A

David

Darling

Zaniah

Eta Virginis

This image of the triple star system Eta Virginis is the first ever made by an optical interferometer using the combined beams of 6 separate telescopes. The closer pair of stars have an angular separation of about 5.4 milliarcseconds, equivalent to the size of a US cent coin viewed from a distance of 800 km (500 miles). This level of detail would require a single monolithic telescope mirror in excess of 50 meters in diameter. Credit: U.S. Naval Observatory.


Zaniah (Eta Virginis) is a triple star system in the constellation Virgo which, in 2002, became the first object to be imaged by combining the light from multiple telescopes (the Navy Prototype Optical Interferometer), a major breakthrough in optical interferometry. The high-resolution image, which would have required a single instrument with a 50-meter aperture, showed the three components of the system as separate entities for the first time. Zaniah, also known as Zannakh, consists of three A stars: a very close pair separated by just a few milliarcseconds (equivalent to less than half the Earth-Sun distance), and a third component about 0.06" away.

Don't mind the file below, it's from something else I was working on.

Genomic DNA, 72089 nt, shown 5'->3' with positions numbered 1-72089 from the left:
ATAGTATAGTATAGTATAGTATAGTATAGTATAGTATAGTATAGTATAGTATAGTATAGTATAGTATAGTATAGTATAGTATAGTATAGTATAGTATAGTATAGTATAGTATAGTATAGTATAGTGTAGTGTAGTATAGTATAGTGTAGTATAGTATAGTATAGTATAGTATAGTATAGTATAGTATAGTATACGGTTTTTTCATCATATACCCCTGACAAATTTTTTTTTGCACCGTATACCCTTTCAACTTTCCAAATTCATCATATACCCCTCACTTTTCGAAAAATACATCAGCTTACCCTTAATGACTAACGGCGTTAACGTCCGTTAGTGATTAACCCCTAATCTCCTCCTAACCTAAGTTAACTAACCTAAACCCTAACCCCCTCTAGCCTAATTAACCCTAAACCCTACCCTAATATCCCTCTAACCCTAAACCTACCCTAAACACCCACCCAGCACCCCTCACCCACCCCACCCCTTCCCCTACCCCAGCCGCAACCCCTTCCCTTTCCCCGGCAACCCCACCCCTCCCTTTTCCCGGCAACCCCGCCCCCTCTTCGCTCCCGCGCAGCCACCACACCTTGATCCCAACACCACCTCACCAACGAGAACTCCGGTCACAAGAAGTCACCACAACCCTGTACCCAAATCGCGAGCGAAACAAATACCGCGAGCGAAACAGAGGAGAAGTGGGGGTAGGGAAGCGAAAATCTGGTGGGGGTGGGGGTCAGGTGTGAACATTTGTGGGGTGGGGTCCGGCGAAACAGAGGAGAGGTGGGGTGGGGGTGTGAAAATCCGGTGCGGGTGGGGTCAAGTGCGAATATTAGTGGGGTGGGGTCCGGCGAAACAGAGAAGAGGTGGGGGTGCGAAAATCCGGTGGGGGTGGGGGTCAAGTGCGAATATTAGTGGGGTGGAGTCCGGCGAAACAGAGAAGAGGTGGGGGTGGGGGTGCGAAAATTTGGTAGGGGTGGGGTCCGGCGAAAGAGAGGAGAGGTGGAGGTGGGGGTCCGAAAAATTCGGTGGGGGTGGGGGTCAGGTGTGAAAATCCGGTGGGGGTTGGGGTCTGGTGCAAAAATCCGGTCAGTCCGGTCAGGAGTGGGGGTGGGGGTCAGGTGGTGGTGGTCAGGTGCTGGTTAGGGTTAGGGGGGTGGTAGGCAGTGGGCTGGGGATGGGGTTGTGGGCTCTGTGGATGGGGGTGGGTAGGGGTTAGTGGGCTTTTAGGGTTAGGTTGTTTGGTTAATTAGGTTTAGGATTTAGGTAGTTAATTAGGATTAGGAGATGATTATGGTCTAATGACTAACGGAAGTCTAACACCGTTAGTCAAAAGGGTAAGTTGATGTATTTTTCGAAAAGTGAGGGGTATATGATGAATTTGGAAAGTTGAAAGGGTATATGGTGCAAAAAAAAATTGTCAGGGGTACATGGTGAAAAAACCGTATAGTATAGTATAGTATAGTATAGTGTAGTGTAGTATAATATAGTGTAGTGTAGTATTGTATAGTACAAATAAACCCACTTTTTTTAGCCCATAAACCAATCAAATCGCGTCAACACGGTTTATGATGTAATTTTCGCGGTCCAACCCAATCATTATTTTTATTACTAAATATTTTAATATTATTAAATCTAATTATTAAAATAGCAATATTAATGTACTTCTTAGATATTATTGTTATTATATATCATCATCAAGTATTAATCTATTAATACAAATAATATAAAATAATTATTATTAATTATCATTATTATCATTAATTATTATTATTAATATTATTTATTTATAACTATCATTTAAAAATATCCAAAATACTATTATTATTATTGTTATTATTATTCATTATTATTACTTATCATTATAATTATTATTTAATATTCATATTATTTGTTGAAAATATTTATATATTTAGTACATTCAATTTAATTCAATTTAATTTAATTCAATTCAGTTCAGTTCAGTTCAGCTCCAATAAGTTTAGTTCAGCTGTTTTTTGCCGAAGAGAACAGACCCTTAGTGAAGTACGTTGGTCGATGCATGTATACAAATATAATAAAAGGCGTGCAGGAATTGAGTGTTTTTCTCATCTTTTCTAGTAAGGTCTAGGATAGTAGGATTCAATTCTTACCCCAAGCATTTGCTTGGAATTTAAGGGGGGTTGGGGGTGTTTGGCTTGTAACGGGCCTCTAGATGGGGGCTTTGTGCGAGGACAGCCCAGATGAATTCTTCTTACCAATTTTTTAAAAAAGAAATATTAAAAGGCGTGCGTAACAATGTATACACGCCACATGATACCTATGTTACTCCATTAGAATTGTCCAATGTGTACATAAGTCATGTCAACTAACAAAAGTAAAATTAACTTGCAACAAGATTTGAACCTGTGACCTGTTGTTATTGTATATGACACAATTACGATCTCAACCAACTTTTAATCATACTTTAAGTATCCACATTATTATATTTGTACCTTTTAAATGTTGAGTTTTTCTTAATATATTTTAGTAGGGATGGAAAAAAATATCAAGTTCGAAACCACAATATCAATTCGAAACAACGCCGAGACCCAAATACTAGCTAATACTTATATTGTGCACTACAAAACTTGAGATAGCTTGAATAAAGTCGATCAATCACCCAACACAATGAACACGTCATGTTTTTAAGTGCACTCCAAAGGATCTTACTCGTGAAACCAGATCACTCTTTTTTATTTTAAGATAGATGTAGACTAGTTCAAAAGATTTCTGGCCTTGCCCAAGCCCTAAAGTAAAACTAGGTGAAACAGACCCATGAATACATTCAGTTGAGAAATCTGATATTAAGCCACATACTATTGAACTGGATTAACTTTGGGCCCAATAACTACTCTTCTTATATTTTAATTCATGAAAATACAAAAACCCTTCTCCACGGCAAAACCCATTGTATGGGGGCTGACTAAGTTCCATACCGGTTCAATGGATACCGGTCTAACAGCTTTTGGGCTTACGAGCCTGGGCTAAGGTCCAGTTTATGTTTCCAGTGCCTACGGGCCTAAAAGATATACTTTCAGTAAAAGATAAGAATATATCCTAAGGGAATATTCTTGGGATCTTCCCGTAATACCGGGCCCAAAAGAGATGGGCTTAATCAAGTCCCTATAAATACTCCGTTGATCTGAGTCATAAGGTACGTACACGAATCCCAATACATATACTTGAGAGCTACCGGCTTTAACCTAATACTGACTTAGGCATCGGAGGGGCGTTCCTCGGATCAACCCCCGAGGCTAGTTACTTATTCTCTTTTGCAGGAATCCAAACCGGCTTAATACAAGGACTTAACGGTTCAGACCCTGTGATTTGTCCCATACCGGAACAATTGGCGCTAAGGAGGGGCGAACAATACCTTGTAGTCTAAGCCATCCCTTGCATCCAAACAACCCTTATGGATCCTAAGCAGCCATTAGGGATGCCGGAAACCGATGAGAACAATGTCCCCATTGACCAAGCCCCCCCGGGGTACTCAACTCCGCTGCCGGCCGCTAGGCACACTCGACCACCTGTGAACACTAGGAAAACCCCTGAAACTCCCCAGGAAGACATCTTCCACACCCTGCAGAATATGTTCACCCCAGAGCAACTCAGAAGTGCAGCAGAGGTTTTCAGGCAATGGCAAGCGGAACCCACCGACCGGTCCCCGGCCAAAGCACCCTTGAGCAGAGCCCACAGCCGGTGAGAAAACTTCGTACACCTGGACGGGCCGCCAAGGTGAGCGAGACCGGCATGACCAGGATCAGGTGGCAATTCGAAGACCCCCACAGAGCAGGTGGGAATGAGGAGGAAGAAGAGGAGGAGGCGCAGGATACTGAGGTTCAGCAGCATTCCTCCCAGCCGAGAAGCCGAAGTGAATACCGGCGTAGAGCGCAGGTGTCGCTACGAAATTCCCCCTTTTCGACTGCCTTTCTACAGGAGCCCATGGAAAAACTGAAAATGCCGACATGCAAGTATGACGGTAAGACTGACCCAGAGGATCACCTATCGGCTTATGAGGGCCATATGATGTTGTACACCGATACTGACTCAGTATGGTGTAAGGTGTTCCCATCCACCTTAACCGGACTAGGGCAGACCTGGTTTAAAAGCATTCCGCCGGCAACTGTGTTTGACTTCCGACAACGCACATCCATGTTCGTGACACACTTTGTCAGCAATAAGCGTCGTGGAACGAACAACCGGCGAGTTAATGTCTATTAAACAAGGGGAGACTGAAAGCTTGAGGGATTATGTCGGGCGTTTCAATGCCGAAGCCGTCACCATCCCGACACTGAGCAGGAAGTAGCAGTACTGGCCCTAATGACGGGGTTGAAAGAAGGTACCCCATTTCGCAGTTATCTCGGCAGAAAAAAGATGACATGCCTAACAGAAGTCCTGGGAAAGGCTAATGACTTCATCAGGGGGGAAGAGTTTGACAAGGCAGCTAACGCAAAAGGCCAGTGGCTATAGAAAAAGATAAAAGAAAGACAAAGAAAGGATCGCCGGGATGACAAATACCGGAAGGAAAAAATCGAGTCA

visual magnitude 3.89
absolute magnitude -0.53
spectral type A2IV
luminosity 130 Lsun
distance 250 ± 16 light-years (77 ± 5 pc)
position R.A. 12h 19m 54.4s,
Dec. -00° 40' 01"
other designations 15 Virginis, HR 4689,
HD 107259, BD+00 2926,
FK5 460, HIP 60129,
SAO 138721, GC 16813,
CCDM 12199-0040